And when it comes to vegetables, the menu's Veggie Chunks sounds uninspiring, but at the Jerk Hut, this stewed dish is anything but. A nod to the vegetarian lifestyle of the island's Rastafarians, Veggie Chunks is served as a variation on the theme every Tuesday. On my visit, chunks of pineapple and small pieces of chicken-tasting soy, served in a brown sauce with a multitude of veggies, put the rich and satisfying stew on the sweet side. Its flavor and texture would please both meat-eaters and non-meat-eaters alike.

Lyew tells me that growing up in Jamaica, he used to go to Elsha Beach, near Kingston, where he would wait for a fishing boat to come to shore, pick a fish from the day's catch, and watch as a child would run it up to a nearby stall to have it cooked. This memory, he says, is the inspiration behind the Jerk Hut's must-try Fish and Festival.

Unlike the restaurant's other ready-to-eat menu items, the fish, a whole red snapper, requires 30 minutes to cook and can be prepared in a multitude of styles — including jerk, curry, and brown stew. But you'll want to order it as escovitch, a style brought by Spanish Jews who arrived in Jamaica during Spain's reign over the island and found on homestyle menus throughout the island. The fish, fried to perfection, is marinated in a vinegary concoction that will leave your tongue tingling. And the festival (the accompanying bread) cuts the acidic taste of the fish with its sweet flavor.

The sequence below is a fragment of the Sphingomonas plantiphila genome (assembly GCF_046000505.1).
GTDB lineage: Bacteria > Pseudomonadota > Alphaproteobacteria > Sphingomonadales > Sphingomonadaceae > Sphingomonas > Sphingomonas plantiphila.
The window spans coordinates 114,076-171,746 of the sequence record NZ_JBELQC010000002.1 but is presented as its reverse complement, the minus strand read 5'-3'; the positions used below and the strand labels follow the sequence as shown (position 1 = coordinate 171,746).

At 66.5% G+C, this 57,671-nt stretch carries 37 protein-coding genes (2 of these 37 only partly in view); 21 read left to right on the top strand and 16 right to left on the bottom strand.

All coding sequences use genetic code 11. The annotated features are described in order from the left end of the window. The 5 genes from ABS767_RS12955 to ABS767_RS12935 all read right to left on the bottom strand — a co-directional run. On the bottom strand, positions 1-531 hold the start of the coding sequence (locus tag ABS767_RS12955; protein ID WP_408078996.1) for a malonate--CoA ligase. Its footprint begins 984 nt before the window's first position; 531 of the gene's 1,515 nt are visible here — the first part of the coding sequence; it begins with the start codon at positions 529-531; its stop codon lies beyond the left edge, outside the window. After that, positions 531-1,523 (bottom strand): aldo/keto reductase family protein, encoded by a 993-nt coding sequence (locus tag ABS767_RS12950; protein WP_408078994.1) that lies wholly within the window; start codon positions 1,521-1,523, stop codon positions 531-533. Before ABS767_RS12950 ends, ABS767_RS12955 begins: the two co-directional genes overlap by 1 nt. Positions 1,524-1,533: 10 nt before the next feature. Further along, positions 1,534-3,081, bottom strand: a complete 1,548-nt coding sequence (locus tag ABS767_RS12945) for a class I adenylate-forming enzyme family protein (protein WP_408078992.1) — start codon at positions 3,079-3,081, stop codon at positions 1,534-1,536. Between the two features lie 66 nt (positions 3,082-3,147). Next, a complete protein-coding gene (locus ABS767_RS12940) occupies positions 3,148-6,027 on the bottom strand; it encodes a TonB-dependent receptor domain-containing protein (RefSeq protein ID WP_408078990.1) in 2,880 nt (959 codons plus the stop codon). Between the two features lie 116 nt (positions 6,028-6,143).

The Jerk Hut's small selection of traditional dishes delivers big on Jamaican flavors.
Jackie Mercandetti
The Jerk Hut's small selection of traditional dishes delivers big on Jamaican flavors.

Location Info


Jerk Hut Jamaican Grille

4115 N. 19th Ave.
Phoenix, AZ 85015

Category: Restaurant > Grill

Region: Central Phoenix


Jerk Hut Jamaican Grille
Jerk chicken: $9.95
Curry goat: $9.95
Veggie Chunks: $9.95
Fish and Festival: market price

Hours: 11 a.m. to 8 p.m. Tuesday through Saturday

The Jerk Hut's tiny interior, with a kitchen built by the owners and a handful of tables and chairs, seems appropriate given the origins of the restaurant's name. Along with a handful of happy and helpful staff, Lyew, Simms, or Forrest are usually on hand to help first-time guests find a favorite dish or a beverage selection from a cooler filled with Ting and D&G Jamaican sodas or fulfill a request for the not-on-the menu Blue Mountain coffee, made extra dreamy with a splash of coconut milk and brown sugar.

When asked about the future, Lyew says that, along with obtaining a liquor license and adding stew pea soup to the menu, it's all about using one of the most popular cooking methods for making jerk in Jamaica: oil barrel halves fired with charcoal to enhance the meat's spicy, smoky taste.

He shows me a video of the cooking method on his phone and says, "That, I think, is what's next for the Jerk Hut."

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My Voice Nation Help

A friend of mine told me about this place, so I was in the area one day and checked it out. Pretty decent spot. Only take-out here. Ordered the curry chicken roti. I was glad that they give the roti skin separate from the meat. The curry chicken was ok..I enjoyed the roti skin more than the chicken. Only will stop in again if I'm in the neighborhood and have a taste for Jamaican food.